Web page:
Another table of indoor air pollution-absorbing house plants is this one from Wikipedia (though I think there are some errors in this Wikipedia page).

    A good brief article on indoor air pollution-absorbing plants:
    Indoor Plants Can Reduce Formaldehyde Levels
    cigana, Hanna, xchocoholic and 2 others like this.
  14. Thinktank

    Thinktank Senior Member

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    Hip, Very interesting find. I'm definitely going to buy some of those plants.

    I live in Bangkok and the air is heavily polluted down here. Genova detoxigenomics profile shows i have an elevation of α-Hydroxyisobutyric Acid (from MTBE) so i bought an expensive BlueAir purification system with hepafilter to filter that bad stuff out from my condo.
    Unfortunately the thing is not helping me at all, some dust slides along the left side of the hepafilter and the other way blown out by the fan. If anyone's planning to buy a good air purifier system then i recommend you don't go for BlueAir.

    The next thing i'm going to try is to change the whole airconditioning system. I believe MBTE is sucked in by the airco.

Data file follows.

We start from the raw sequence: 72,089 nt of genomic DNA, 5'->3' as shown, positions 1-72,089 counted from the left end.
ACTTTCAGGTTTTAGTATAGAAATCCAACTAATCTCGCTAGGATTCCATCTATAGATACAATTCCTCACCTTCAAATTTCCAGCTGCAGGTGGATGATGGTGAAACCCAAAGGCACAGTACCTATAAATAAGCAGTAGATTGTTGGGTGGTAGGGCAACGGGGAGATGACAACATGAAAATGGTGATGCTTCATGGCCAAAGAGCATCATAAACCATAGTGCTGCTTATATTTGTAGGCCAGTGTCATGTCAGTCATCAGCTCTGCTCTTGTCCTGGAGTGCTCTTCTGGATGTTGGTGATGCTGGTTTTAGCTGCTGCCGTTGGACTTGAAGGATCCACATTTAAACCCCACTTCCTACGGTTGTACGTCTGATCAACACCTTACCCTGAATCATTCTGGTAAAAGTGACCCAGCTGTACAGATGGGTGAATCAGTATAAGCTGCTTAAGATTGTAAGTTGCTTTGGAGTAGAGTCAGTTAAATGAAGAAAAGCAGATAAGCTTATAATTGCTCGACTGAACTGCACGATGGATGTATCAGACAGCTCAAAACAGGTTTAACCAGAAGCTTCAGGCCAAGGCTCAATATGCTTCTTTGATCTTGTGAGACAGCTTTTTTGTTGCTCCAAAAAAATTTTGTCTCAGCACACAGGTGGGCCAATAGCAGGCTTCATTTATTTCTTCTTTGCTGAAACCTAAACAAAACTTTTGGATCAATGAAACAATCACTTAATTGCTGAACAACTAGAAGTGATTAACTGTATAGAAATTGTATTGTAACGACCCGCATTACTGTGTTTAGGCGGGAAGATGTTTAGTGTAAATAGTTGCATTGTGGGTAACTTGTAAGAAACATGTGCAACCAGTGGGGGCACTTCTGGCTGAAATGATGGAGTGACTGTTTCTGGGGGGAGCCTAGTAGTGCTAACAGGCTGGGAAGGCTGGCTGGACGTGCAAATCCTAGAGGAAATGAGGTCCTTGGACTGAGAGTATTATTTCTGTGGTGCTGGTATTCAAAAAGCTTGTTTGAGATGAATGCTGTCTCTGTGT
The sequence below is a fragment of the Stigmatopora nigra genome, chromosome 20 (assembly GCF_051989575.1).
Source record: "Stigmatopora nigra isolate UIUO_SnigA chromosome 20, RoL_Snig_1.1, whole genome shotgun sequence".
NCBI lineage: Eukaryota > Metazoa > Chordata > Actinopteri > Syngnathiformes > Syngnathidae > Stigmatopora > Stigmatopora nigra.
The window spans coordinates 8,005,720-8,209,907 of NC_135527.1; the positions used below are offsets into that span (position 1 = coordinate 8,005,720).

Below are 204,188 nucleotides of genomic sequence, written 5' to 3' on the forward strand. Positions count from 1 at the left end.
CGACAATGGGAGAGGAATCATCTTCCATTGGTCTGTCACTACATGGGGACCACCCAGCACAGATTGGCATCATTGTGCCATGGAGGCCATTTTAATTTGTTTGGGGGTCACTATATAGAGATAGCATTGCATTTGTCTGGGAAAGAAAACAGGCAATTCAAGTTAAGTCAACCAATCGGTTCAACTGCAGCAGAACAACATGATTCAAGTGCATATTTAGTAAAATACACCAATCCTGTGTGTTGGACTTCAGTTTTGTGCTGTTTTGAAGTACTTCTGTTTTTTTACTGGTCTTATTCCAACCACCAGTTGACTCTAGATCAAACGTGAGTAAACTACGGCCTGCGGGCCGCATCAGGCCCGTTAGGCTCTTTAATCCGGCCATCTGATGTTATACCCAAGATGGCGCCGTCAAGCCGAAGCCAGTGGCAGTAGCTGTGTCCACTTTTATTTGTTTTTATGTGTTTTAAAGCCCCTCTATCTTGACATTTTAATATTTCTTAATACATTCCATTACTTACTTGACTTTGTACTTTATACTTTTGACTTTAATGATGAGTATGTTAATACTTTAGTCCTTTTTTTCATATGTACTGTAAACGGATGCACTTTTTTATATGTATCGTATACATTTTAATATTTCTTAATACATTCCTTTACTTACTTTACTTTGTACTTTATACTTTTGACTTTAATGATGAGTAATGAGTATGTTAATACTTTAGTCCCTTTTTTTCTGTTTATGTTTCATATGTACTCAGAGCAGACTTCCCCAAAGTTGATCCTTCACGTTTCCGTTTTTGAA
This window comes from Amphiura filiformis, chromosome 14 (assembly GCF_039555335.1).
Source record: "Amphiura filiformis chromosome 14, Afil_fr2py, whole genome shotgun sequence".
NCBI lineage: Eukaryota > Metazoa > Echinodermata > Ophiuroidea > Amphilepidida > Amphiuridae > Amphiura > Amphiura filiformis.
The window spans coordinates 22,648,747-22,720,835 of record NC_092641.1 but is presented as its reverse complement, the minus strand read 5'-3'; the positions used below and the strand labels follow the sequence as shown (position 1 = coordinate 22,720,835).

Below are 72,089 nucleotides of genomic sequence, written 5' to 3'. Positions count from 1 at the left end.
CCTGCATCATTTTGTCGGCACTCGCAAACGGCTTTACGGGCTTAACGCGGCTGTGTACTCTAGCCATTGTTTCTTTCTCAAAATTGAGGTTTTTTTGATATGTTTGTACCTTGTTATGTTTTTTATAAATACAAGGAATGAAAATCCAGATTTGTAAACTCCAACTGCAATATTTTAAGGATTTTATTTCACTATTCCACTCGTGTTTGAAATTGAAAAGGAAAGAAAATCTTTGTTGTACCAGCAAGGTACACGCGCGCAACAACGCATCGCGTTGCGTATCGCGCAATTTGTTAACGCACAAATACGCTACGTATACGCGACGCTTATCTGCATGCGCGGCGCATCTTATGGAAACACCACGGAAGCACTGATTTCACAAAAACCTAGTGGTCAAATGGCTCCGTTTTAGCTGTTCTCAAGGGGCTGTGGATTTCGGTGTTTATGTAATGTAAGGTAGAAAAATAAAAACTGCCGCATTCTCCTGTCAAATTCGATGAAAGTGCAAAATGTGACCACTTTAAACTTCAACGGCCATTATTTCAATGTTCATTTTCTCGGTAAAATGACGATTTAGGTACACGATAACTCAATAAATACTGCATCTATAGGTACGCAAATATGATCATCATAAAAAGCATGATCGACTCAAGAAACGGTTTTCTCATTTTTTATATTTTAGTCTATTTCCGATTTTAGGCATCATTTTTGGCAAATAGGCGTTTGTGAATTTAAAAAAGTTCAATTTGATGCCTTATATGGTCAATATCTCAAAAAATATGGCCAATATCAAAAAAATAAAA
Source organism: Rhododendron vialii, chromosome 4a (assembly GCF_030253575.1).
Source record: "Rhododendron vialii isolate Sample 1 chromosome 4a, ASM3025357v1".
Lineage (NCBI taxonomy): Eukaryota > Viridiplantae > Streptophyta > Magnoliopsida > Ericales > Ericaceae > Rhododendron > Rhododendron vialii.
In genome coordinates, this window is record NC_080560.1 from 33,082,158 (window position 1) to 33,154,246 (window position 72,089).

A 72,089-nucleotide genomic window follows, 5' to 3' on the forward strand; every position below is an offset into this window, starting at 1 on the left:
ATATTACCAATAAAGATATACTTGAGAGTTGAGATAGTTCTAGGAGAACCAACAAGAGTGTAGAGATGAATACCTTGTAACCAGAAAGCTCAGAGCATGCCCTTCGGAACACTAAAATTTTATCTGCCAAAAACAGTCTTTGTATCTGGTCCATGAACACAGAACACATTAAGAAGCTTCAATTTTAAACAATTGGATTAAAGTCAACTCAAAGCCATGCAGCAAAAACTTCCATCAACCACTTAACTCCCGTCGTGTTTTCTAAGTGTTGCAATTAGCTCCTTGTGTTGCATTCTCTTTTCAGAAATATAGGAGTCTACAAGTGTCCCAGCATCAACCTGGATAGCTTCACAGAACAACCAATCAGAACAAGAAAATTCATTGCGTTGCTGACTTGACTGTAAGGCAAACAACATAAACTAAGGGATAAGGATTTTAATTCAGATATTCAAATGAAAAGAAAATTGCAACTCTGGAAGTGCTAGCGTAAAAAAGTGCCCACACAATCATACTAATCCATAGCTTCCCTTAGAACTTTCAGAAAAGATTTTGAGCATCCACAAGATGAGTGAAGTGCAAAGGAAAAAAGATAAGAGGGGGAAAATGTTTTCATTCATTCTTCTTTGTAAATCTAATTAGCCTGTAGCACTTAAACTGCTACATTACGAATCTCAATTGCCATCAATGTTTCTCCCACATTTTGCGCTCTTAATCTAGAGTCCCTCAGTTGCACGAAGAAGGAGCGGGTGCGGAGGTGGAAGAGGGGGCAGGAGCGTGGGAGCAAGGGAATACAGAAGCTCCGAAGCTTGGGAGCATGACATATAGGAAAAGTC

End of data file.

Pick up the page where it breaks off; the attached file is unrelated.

If anyone knows of a split-wall mount airconditioning system with a high quality built-in air purification system to neutralize all the car fumes then please let me know!
  15. Hip

    Hip Senior Member

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    Thinktank
    I read that MTBE comes from cars and vehicles (MTBE is put into petrol, where it acts as an anti-knocking agent). So presumably the MTBE is in the air (although I have also read it may be found it the water supply).

    I always feel a little worse when I spend a few hours or more in an air conditioned room or building. Air conditioning makes me feel groggy-headed. I have assumed the reason for this is that air conditioning units can collect bacteria, and so the bacterial counts in air conditioned air are presumably higher. I get a similar groggy feeling when I visit someone who has a cat in their home, and there is a lot of cat's hair about on the furnishings, which I am allergic to. So my assumption is that something in air conditioned air — possibly the lipopolysaccharide (LPS) from the bacteria — triggers a mild allergic response, making me feel groggy.

    But I I'd like to see some precise research on why air conditioning can make you feel groggy.
  16. dreamingofbaja

    dreamingofbaja